When LSA freshman Julian Tabron came back to Ann Arbor after spring break, he brought back a lot more than he took home. Along with his luggage, he returned with multiple bags full of recyclable materials in tow, collected during the week at his home in Detroit. He brought cardboard materials, plastic bottles, scraps of aluminum foil and more to compete in the University’s RecycleMania competition.

RecycleMania is a 10-week competition among more than 600 colleges and universities across the country to see which school can collect the largest amount of recyclables, the least amount of trash per capita, and have the highest recycling rate over the course of the competition. The competition began on Jan. 20 and will run until March 30.

“There are not that many places where you can recycle in Detroit, so I thought that I should go to the extreme limits and keep track of things that could be recycled in my home,” said Tabron, who is a Planet Blue student ambassador at the University. “I made a conscious effort to make sure I recycled everything I could possibly recycle in Ann Arbor.”

The collegiate competition started in 2001, and the University joined in 2006. Alison Richardson, the recycling coordinator with the University’s Waste Reduction and Recycling Office, said the campaign not only helps get the campus community energized about waste reduction and recycling, it also boosts awareness.

“Our goals are to increase the campus community’s waste reduction and awareness and to get people to stop and think a little more about their own waste habits and how their individual behaviors can help our efforts,” Richardson said.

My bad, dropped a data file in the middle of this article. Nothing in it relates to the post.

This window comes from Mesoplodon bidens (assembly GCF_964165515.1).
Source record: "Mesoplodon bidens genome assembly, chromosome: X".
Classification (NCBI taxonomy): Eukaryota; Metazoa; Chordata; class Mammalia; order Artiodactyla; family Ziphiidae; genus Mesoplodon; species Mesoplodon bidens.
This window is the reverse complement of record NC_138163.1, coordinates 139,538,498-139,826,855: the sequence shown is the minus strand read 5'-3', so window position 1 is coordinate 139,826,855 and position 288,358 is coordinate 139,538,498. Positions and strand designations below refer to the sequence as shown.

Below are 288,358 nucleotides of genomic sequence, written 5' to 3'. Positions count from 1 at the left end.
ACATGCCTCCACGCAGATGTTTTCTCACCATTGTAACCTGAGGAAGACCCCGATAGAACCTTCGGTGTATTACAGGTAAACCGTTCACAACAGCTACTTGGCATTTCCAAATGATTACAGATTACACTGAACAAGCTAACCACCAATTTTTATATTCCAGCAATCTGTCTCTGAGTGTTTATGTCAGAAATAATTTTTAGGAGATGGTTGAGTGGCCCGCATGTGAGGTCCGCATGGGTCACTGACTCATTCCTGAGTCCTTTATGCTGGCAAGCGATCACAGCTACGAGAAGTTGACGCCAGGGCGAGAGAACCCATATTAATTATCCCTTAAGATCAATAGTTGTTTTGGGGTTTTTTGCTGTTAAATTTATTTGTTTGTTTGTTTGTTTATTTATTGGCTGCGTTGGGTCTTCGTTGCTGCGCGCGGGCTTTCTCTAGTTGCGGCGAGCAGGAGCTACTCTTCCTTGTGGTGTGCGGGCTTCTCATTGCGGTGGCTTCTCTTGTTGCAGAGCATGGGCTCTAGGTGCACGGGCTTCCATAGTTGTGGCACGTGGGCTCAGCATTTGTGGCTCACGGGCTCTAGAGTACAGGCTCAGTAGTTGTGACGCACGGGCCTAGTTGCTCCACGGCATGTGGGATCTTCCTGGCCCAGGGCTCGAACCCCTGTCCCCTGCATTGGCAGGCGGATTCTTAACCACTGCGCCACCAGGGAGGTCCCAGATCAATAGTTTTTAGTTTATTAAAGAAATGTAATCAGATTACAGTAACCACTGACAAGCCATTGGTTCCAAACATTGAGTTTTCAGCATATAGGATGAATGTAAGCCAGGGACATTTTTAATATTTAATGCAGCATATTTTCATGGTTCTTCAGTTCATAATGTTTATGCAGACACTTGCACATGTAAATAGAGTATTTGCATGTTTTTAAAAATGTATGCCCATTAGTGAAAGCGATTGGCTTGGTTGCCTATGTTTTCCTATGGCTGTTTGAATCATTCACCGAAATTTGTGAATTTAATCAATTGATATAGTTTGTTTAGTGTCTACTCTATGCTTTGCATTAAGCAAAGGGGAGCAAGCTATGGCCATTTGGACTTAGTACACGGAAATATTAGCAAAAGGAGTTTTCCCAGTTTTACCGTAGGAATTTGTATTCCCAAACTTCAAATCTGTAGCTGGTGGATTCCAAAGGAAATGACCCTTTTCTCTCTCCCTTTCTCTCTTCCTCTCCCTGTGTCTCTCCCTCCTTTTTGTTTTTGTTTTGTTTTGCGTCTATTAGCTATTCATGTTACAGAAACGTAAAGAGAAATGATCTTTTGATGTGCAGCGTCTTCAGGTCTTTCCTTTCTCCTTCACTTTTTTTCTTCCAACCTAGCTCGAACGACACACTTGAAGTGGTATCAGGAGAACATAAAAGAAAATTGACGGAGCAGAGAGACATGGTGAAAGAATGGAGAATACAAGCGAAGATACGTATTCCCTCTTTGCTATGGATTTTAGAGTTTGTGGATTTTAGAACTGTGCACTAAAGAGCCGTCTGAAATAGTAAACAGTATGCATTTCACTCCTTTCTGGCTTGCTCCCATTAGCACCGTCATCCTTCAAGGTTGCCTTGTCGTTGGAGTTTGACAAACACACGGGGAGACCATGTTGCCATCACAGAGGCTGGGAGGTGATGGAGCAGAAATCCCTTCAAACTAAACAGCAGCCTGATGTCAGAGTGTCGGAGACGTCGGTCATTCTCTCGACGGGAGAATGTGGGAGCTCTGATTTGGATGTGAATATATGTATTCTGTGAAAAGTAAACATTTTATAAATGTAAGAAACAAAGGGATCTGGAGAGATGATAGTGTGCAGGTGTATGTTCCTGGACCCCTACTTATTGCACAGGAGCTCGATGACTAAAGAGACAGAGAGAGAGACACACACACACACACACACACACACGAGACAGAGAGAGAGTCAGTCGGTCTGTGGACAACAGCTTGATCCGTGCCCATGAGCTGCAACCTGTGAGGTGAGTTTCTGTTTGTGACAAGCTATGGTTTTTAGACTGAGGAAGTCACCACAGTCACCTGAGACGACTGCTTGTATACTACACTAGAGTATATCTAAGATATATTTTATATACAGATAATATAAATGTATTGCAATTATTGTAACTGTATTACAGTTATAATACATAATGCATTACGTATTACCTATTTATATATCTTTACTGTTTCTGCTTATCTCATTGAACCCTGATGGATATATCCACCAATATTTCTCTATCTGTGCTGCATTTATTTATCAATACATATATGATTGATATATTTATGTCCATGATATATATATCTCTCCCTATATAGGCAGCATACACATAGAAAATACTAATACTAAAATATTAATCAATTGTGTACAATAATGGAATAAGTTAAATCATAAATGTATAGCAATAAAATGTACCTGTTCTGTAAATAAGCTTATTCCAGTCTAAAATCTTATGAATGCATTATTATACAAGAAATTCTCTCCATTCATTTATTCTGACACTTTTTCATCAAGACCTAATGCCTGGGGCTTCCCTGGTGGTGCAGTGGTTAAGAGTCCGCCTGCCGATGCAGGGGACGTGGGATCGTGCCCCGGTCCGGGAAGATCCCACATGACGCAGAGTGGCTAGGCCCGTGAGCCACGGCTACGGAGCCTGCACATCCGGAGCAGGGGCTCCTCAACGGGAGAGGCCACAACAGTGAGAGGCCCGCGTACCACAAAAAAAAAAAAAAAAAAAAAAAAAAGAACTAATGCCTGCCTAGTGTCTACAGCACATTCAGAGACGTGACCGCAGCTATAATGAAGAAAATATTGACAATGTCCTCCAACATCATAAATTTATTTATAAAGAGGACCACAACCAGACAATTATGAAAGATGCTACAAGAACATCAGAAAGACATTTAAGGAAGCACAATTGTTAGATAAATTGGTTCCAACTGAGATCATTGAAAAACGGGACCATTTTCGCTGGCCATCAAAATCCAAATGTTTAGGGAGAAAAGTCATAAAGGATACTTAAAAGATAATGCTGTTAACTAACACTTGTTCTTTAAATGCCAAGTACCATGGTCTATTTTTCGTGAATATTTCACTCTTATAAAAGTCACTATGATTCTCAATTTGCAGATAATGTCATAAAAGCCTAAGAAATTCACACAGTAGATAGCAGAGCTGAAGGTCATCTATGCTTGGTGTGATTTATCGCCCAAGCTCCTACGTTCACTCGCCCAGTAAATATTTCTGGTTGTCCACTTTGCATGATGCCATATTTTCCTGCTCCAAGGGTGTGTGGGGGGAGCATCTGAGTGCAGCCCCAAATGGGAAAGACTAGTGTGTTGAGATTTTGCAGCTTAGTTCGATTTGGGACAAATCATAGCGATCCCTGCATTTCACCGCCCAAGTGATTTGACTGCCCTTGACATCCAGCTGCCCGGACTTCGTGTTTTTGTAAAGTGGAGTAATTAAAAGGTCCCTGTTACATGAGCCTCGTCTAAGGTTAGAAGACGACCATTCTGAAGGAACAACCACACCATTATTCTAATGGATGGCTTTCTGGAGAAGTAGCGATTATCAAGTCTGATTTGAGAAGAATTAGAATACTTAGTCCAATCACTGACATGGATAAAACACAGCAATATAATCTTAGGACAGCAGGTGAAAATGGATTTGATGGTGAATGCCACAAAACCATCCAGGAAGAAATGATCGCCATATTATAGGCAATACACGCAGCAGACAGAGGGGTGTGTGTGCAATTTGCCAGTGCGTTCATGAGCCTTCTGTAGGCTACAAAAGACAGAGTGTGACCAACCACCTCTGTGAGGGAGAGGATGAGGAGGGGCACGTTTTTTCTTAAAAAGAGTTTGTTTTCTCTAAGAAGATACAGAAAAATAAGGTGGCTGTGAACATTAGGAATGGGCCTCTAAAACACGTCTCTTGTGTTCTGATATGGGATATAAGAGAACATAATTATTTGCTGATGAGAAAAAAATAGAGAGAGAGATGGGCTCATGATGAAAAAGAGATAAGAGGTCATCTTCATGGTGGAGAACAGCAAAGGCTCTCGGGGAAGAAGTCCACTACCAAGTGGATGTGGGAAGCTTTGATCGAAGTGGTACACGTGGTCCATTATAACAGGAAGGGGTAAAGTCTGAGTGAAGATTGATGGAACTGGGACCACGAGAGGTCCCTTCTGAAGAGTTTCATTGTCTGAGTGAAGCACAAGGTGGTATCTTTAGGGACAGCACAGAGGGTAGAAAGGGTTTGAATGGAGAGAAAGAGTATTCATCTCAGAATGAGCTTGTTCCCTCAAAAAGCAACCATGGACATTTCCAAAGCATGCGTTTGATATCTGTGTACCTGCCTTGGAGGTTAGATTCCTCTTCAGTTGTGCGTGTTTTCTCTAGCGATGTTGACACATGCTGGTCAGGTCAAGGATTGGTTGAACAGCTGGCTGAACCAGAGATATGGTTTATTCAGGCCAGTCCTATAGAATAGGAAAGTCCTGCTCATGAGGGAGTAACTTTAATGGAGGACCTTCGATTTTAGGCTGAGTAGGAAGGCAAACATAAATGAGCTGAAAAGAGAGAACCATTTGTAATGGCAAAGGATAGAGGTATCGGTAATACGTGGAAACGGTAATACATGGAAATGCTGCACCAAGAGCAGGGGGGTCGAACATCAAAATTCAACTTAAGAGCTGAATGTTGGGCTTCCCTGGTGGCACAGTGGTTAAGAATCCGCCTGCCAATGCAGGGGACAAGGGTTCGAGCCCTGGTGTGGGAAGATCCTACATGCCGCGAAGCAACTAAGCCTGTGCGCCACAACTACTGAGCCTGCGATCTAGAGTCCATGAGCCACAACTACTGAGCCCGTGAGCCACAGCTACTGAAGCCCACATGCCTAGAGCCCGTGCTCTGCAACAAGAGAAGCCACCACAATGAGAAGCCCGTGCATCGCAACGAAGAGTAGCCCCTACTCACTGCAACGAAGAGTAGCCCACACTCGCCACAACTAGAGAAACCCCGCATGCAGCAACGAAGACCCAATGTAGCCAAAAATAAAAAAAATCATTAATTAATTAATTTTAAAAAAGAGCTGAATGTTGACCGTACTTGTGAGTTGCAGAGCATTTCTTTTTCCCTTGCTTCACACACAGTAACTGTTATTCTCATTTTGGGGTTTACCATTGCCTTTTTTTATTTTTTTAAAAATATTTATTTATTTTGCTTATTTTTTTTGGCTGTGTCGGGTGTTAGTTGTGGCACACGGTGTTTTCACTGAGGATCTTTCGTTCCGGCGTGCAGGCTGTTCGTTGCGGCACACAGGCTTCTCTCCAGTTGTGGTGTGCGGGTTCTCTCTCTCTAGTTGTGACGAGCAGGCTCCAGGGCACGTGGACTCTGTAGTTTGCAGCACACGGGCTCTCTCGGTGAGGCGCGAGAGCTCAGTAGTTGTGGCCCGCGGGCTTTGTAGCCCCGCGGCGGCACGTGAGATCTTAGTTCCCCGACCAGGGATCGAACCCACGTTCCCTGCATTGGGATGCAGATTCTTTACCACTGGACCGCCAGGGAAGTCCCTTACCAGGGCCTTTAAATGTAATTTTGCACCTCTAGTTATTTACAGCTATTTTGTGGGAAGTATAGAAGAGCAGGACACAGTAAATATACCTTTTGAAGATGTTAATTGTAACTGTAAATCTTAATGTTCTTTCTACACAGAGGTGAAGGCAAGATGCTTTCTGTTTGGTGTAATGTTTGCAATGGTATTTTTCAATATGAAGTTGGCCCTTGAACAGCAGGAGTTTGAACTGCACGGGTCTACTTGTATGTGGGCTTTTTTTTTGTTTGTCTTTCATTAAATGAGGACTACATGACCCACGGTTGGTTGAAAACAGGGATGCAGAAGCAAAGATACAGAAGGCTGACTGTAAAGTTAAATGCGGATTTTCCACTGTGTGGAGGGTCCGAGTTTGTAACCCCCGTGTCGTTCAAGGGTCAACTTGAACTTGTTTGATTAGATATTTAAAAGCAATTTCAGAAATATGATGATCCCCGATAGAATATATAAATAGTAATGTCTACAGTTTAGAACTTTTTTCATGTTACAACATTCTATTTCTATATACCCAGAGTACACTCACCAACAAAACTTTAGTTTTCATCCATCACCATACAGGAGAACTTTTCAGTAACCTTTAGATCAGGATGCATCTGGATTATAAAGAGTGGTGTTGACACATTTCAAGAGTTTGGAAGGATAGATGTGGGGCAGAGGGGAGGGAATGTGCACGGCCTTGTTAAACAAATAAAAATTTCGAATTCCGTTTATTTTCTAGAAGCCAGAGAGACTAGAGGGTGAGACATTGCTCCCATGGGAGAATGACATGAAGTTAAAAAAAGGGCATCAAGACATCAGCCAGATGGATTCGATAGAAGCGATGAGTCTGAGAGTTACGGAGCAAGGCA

Currently, the University’s recycling and reduction rates are in the top half of the results for each of the four separate categories. The University currently holds ninth place in total pounds of recyclables with a total of 408,355 pounds.

Richardson said in the last eight years the University has participated in the competition, it generally performs similarly to other participating Big 10 schools.

“We are always striving to reduce our waste and recycle more, so hopefully that will be reflected in this year’s final results,” Richardson said.

As a Planet Blue student ambassador, part of Tabron’s responsibilities are to inform students about RecycleMania and other environmentally friendly practices among students in resident halls.

“Normally, people feel like they don’t get anything out of recycling,” Tabron said. “(Planet Blue is) trying to promote recycling as it’s fun to do, it’s easy and not only are (students) helping the environment, but (they) are helping the community by making it more clean and safe.”

Tabron believes that recycling will become second nature for students eventually. Until then, however, the contest puts the environmental responsibility into students’ conscious thoughts.

“Since it’s a competition, people want to recycle more, but usually they don’t do that during the school year,” Tabron said.

Nicole Berg, a Plant Blue ambassador coordinator with the Graham Sustainability Institute, said the Planet Blue ambassadors in the residence halls throughout campus have been handing out information, posting flyers and hosting events to promote the competition.

“(RecycleMania) is a way to show that we are the Leaders and Best in every category, including sustainability,” Berg said.

Both Berg and Tabron believe that there is room for improvement among students on campus, and they hope to see continued interest in the competition through until the end.

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